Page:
What difference does it make if your HP comes from a Giant Orange Crab Carapace of Zingaroth or the Mystical Blue Nubnub of Oombajoomba?
It's a different sparkly effect that does exactly the same thing in the end.
I won't even try to caricature resists. No point.
The only thing that makes a game fun is the feeling that "I DID IT."
I killed the boss (not my gear).
I survived against the hoard (not my gear).
I beat the game (not my gear).
I got my gear (my gear didn't get itself).
So it's a non-action, non-role playing, non-game as written.
At least post 60...
As I see it, an RPG is defined as a game in which players make choices that have permanent effects.
Not sure I want to read an article where the guy is arguing his opinion of what an RPG is.
Most genre titles are so general, I could classify a baseball game as an RPG simply because I'd be playing the role of a baseball player (or players!). Who really gives a damn what D3 is and is not?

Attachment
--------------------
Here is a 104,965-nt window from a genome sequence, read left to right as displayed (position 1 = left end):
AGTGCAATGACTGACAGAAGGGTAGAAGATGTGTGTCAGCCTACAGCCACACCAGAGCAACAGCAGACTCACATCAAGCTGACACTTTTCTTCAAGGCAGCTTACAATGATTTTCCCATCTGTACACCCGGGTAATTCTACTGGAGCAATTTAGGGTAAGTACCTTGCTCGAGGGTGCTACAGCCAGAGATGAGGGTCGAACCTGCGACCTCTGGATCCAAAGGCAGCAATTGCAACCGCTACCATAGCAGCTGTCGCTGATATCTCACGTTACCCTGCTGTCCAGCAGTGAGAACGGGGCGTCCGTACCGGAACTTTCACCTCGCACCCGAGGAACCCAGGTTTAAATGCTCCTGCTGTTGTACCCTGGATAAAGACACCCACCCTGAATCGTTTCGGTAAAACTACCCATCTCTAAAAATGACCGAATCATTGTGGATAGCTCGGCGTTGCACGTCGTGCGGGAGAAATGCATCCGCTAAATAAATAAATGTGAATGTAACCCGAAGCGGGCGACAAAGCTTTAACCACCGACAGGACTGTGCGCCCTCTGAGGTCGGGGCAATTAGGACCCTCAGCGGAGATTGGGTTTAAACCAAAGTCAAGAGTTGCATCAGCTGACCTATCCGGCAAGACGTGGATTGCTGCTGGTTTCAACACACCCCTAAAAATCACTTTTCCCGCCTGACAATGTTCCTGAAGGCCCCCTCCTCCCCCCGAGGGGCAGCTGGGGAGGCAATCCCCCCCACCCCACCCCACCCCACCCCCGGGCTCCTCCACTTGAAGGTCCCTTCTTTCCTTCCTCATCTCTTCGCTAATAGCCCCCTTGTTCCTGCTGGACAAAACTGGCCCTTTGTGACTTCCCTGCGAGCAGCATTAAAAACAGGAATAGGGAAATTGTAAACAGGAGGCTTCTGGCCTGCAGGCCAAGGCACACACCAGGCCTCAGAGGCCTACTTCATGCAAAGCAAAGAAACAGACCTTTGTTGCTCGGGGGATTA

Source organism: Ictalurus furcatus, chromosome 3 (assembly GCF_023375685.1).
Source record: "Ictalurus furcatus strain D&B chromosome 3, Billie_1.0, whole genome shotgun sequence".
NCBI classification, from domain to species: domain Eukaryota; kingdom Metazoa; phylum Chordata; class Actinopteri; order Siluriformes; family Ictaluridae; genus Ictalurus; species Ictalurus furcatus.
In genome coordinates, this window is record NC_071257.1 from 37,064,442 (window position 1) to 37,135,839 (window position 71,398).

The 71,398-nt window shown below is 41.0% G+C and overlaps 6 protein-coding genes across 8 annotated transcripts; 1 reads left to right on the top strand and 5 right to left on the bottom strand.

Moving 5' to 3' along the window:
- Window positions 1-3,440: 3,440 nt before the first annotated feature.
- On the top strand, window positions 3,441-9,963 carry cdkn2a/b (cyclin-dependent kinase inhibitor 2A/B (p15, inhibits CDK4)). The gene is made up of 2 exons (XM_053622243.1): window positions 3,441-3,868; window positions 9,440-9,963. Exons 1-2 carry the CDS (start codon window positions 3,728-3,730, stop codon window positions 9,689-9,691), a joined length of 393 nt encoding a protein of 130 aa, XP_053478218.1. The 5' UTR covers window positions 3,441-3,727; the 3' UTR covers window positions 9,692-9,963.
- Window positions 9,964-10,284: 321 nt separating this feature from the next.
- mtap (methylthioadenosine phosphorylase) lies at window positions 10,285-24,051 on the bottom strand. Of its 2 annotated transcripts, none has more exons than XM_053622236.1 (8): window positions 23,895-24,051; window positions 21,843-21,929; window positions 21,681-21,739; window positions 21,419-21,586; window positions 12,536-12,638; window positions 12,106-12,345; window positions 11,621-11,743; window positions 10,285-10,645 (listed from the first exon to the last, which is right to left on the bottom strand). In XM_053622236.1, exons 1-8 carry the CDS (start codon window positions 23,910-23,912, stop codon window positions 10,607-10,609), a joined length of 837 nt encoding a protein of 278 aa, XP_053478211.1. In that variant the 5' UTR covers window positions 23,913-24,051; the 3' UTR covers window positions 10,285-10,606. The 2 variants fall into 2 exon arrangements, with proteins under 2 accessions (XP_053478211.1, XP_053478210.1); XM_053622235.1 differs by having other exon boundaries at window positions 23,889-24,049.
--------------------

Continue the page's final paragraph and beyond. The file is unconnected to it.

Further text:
RPG is overused in gaming today anyway (as is MMO), as soon as you have unlocks of some kind, however minor the developers/publishers add the moniker RPG to a game, same with MMO, as soon as there is a significant online component developers/publishers add MMO.
RPG is playing the role of a certain character, wheather it is a character that you wrote the background story, designed the look and decide how that character progresses (skyrim, DD, KoA etc...) or if the characters design choices are someone elses and you play an already ready to go person (Pick any final fantasy game).
D3 is an RPG as each character has their own story and progression. What D3 is not is a micromanaging RPG. Like TL said, you have no choices for what skills to progress, what stats to progress. The only management part of the game is finiding gear and tweaking it to how you want to use it. But when the gear you are looking for is either biased to a certain gameplay dynamic or just plain cruddy it means you have a cruddy RPG = D3